Late Fast Food Relieves Munchies Along With Sales Slump
Published on Nov 3 2014 6:54 AM in Restaurant
Fast-food restaurants are staying open later providing sustenance to night owls and a rare source of growth for the beleaguered industry.
Late-night customer traffic at fast-food places jumped 12 per cent in the year ended in August, according to data from Port Washington, New York-based NPD Group Inc. That compares with a 0.2 per cent gain for total traffic.
The increase follows a push in the past few years by more restaurants to stay open until the wee hours and offer special menus designed to appeal to nocturnal customers. Checkers and Rally’s are introducing deep-fried grilled-cheese strips, while Jack in the Box Inc. is selling chicken nuggets slathered with cheese, bacon and ranch -- part of a “Munchie Menu” that starts after 9 pm.
Attracting a late-night crowd has brought both risks and rewards to restaurants, said Darren Tristano, executive vice president at research firm Technomic Inc. in Chicago. While the crowds can be rowdy or drunk -- putting more demands on security -- customers come hungry and often don’t apply the same restraint in ordering food as they might during the day.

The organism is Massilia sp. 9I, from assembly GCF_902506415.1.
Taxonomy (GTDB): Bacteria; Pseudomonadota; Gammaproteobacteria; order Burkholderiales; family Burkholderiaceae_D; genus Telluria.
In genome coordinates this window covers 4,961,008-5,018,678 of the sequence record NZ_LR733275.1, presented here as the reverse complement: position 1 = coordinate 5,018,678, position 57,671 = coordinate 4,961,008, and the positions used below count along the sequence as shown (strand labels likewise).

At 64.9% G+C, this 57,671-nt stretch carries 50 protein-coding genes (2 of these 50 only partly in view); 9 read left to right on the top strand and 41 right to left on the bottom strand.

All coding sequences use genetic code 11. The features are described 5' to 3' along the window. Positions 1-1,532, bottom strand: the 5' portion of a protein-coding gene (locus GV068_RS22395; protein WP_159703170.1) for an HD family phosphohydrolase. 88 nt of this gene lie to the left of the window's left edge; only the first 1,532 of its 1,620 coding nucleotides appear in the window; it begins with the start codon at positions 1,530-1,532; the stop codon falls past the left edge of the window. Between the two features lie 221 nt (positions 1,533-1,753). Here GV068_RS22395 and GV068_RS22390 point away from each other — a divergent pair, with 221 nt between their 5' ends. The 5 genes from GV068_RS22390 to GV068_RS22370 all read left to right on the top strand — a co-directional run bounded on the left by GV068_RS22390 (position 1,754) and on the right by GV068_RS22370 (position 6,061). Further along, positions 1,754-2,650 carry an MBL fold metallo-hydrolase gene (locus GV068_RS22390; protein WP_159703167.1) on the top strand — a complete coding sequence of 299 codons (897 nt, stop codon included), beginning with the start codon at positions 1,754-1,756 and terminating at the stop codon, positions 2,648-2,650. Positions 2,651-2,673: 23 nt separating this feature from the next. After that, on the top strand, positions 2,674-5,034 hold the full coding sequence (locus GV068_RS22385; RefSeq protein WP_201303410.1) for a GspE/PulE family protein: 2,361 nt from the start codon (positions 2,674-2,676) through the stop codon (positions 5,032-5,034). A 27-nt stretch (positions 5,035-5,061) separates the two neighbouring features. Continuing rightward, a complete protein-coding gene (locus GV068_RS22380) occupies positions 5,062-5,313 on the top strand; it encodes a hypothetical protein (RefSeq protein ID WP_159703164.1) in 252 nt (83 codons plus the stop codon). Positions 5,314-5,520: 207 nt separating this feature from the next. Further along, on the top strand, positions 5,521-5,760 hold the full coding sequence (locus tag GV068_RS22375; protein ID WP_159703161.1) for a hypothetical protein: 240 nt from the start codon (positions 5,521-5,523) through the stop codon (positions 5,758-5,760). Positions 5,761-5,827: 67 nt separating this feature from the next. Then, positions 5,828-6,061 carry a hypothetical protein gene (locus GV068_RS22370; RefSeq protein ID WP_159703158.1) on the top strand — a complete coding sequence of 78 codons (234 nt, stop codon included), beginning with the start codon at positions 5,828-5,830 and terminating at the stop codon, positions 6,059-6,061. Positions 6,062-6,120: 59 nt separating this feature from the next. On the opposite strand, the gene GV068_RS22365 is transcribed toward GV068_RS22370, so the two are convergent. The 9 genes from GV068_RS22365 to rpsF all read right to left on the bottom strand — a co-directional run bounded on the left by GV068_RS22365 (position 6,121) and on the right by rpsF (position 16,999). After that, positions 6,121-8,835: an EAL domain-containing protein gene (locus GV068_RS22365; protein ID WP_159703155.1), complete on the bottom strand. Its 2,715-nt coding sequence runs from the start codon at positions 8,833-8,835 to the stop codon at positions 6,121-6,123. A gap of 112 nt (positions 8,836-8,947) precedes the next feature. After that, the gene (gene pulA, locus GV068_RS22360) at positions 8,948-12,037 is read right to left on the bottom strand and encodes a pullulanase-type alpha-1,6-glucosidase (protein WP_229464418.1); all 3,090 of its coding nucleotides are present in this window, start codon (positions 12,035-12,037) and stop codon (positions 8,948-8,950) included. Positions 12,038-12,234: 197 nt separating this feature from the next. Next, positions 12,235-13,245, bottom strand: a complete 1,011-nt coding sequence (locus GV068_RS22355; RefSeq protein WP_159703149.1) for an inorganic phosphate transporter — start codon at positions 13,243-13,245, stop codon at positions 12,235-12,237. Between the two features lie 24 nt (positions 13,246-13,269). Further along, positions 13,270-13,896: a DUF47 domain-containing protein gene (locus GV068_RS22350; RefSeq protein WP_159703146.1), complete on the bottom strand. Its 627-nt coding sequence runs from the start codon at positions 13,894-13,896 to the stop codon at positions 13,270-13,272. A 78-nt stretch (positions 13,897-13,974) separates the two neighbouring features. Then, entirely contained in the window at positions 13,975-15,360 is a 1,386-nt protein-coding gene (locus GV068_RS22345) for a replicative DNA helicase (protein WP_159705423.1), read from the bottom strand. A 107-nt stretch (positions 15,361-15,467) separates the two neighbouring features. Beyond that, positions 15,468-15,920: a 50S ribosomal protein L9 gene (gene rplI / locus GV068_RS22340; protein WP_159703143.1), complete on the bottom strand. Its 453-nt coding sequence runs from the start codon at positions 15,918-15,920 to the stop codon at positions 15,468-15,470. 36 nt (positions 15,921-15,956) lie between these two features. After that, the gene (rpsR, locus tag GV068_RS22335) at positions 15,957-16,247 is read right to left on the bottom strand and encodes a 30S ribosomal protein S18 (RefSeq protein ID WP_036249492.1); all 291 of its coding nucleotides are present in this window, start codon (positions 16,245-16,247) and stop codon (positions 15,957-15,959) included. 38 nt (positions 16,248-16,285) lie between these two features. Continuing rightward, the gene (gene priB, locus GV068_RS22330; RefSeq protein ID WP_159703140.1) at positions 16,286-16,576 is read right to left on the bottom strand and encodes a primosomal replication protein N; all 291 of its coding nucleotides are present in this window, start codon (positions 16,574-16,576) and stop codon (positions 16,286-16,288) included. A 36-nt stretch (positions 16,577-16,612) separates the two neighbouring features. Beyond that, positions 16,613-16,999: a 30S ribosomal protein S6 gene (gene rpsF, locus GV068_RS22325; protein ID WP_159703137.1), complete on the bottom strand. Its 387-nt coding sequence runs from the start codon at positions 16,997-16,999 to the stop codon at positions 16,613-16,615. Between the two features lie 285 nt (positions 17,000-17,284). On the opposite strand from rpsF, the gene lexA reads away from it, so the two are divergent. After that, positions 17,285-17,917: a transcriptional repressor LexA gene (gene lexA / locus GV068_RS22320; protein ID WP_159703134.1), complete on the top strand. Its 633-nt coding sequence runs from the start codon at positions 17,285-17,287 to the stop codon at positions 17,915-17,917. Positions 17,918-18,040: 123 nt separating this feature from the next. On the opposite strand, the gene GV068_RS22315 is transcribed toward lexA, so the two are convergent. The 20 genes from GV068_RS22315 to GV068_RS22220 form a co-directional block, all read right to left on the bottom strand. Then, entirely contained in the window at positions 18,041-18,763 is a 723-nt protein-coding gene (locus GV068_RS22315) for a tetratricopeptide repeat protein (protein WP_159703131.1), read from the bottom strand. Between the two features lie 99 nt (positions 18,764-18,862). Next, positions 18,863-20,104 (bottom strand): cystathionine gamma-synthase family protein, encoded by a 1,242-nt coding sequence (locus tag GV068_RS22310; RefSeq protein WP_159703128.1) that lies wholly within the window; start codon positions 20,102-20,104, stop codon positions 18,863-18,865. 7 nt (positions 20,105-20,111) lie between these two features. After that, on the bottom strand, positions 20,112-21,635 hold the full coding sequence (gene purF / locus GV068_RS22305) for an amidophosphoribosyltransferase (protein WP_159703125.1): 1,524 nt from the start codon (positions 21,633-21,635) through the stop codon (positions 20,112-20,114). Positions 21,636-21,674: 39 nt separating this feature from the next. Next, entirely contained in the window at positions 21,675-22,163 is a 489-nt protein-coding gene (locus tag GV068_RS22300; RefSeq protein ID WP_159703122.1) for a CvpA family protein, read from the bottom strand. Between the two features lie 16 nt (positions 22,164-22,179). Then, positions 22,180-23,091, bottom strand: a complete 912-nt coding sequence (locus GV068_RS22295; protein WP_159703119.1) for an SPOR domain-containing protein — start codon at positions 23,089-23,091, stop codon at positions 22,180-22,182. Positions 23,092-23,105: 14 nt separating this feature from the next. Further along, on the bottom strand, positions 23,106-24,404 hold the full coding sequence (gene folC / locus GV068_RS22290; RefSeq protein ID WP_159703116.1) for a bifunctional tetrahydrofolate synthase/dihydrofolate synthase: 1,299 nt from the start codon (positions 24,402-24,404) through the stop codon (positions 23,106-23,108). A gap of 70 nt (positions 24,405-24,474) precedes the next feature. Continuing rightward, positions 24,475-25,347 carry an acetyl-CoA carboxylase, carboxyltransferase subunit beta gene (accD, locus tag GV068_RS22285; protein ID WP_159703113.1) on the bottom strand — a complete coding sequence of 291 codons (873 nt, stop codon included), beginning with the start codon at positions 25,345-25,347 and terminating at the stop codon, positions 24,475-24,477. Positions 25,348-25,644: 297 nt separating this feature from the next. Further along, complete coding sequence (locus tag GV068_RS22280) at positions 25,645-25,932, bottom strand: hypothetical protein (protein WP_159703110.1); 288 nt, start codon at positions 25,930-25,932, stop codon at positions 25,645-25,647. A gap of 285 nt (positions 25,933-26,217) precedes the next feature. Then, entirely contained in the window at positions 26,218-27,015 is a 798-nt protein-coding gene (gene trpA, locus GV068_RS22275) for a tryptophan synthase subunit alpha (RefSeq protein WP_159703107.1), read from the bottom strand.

“They’re looking for food to sop up all the beer, wine and spirits they’ve been drinking all night,” he said. “It’s impulse-driven -- things that are crave-able.”
Yum! Brands Inc.’s Taco Bell chain helped spur the industrywide shift to late-night menus in 2006 when it introduced the “Fourth Meal” campaign. It was part of the company’s strategy to give people more reasons to come to Taco Bell besides lunch and dinner.
Participating Taco Bell locations are open until 3 am on Friday and Saturday nights, with some operating until as late as 4 am or 5 am. About 95 per cent of US Taco Bell stores are open for late night. That’s helping spur sales at the chain, which expects to expand to at least 8,000 locations in the US, Chief Executive Officer David Novak said during a conference call in July. “We have great progress now at breakfast. We have happy hour. We have the Fourth Meal,” Novak said. “We see this as a power brand that can be leveraged throughout the day.”